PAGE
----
International Children’s Rights (Advanced)

The Master of Laws: Advanced Studies in International Children’s Rights is a one of a kind program, offering an advanced master (LL.M) dedicated to the rights and interests of children from a legal perspective. Today – more than 25 years after the adoption of the United Nations Convention on the Rights of the Child – the role of international, regional and domestic systems in issues of child protection, participation and empowerment is ever-growing, and requires in-depth specialization.

Multi-layered and interdisciplinary

International children’s rights is a unique area of law because it is multi-layered (covering international, regional and national legal systems) and interdisciplinary in its scope. The program provides an in-depth study of the field of children’s rights, and pays particular attention to its intersection with diverse fields of law, including human rights, civil, criminal, humanitarian, family and migration law. The multi-layered and legal interdisciplinary nature of the program is an essential element in acquiring specialist knowledge on the meaning and implications of international children’s rights for the position of children at the international and domestic level, in both the developed and developing world.
Our programme is characterised by small-scale teaching, which encourages intensive interaction between students and lecturers. Students in our Advanced Masters programmes come from various countries, and from diverse cultures, which contributes to a truly international study environment.


In addition to our academic staff, which comprises renowned international legal experts in the field of children’s rights, the program offers students the opportunity to meet and discuss hot topics effecting children with guest lectures and representatives from NGO’s and international organizations, such as the Hague Conference on Private International Law and the International Labor Organization, as well as with prominent practitioners working in the field of children’s rights.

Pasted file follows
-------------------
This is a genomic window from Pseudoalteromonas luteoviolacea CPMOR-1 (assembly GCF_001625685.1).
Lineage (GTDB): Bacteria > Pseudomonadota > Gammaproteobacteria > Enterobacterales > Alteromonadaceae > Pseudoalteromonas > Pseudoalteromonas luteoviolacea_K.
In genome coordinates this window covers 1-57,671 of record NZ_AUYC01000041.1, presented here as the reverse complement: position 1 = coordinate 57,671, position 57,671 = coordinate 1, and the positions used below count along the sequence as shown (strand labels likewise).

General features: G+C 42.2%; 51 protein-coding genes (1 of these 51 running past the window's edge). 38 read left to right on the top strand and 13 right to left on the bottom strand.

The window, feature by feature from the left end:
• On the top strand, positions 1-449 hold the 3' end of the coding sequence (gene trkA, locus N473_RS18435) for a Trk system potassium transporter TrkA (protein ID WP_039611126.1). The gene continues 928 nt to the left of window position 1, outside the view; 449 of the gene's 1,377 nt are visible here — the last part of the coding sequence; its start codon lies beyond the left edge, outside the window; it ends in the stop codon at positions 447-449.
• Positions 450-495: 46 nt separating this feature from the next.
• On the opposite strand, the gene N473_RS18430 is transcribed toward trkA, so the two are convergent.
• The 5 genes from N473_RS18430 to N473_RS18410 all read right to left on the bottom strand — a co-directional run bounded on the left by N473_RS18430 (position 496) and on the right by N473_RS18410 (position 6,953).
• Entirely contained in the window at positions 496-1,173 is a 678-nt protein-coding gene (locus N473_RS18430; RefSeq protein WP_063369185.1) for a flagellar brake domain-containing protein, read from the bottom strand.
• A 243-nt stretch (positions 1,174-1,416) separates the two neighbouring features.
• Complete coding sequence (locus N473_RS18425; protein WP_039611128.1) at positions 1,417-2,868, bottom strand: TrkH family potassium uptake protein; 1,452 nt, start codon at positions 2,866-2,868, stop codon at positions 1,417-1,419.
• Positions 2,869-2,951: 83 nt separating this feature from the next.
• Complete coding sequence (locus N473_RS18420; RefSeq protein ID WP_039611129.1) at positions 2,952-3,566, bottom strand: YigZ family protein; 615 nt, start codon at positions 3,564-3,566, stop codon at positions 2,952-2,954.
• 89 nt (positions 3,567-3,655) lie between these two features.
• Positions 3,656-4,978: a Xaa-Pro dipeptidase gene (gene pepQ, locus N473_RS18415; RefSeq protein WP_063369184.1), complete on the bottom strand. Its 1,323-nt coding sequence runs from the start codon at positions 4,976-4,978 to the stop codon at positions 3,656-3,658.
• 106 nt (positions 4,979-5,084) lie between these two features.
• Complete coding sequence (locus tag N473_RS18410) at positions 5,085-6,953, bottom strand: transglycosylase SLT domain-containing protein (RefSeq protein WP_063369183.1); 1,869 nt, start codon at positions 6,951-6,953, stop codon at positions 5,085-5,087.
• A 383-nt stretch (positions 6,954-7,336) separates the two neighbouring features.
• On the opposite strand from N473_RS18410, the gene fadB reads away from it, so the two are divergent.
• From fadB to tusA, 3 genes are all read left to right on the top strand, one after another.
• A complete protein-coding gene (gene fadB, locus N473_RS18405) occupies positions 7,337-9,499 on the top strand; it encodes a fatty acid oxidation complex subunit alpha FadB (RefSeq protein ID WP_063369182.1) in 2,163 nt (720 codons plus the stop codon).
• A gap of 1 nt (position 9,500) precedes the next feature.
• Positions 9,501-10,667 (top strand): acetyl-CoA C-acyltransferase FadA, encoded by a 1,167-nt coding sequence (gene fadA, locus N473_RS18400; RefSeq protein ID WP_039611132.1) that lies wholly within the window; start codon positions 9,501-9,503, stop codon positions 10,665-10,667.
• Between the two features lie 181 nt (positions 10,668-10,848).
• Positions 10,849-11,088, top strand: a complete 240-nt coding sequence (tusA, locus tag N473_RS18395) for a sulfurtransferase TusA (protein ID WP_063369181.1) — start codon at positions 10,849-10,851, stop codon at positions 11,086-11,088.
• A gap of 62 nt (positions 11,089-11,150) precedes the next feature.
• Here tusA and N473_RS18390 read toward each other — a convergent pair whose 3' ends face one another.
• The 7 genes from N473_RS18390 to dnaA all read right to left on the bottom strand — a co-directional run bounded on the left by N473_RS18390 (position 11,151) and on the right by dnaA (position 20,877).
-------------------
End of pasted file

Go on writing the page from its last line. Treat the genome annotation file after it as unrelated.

The program also includes a trip to Geneva to attend a session of the United Nations Committee on the Rights of the Child, and meet with other international organizations operating at the international arena on issues relating to children’s rights.

For whom?

• law graduates in possession of a full law degree (offering access to legal practice) or legal professionals.
• graduates who hold a degree at an equivalent level in another discipline with a sufficient background in or understanding of law and/or sufficient professional experience in the field

Master details

  • Degree Master of Laws in Advanced Studies in International Children’s Rights
  • Mode of study 1 year (full-time); 2 years (part-time). Non-EU/EEA students must study full-time.
  • Duration Full-time, part-time
  • Start date September
  • Language of instruction English
  • Location Leiden
  • Croho/isat code 75121

Prof. Ton Liefaard

Programme Director

“This programme offers advanced, specialist knowledge and practical skills required to effectively protect the rights of children worldwide.”

Children's Rights Mootcourt

Play Children's Rights Moot Court

’Yoshie Noguchi (Senior Specialist in Labor Law, ILO)

“I had a great honour and pleasure in giving lectures on child labour to the students at Leiden Advanced Studies in International Children’s Rights programme.” “The lectures, and the visit of the students at the International Labour Organization (ILO) in Geneva, focused on international labour law, and especially on the ILO standards. The Q&A and discussions with the students turned out extremely rich and stimulating for me – I hope also for the students. Child labour will likely remain among the important international topics in SDGs (target 8.7) as well as in the discourse of global supply chains’ compliance. In addressing child labour in practice, the legal prohibition is only a part of much wider and comprehensive set of policy and action with a holistic approach, reflecting the rights of children. I hope that the reflection on the issue of child labour will help all the students in the programme to gain a different perspective, whatever specific field they take in their career.”

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